15 October 2008

Three graphs relevant to the economic crisis

These graphs are from an article written two years ago, presciently entitled "Housing Bubble Bust Will Take Down the Global Economy."

Note especially the time scale on the x-axis. These data encompass a period of over 50 years.

The top graph shows that personal income minus personal expenditures (for goods/services, and housing) was ever-so-slightly positive for decades, but that about 10 years ago it turned negative, and Americans as a whole were spending more than they earned.

The lower graph shows how it is possible to spend more than one's income. The graph turned negative in the 1990s as home equity ballooned with the rise in home prices. In response to this, homeowners began to extract equity from their homes and redeploy for other purposes, to the tune of hundreds of billions of dollars each year. This graph ends in 2005, which precedes the subsequent tsunami of subprime lending.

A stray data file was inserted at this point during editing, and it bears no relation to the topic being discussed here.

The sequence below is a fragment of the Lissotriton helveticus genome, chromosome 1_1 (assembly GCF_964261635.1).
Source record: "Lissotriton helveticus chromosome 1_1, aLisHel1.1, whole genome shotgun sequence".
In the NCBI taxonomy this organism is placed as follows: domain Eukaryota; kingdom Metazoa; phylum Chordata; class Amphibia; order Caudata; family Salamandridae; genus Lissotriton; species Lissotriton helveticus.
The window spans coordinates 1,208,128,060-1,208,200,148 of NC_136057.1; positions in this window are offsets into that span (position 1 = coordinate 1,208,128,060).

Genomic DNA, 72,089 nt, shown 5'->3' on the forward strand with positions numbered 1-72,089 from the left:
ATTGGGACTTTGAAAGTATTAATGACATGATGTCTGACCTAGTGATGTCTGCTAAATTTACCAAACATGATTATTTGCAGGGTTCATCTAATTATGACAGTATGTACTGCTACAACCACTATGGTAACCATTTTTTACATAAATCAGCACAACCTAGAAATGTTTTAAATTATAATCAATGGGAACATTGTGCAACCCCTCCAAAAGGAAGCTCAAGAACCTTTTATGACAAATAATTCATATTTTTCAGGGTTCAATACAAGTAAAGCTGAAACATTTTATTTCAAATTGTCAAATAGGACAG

The bottom graph (from another source, which I've lost) shows that bubble of house prices. This graph extends for over a century on the horizontal axis. Obviously there have been other house booms and busts, but the scale of this most recent one is mind-boggling. It's not surprising that the homeowning public thought they were rich and started to borrow against that equity.

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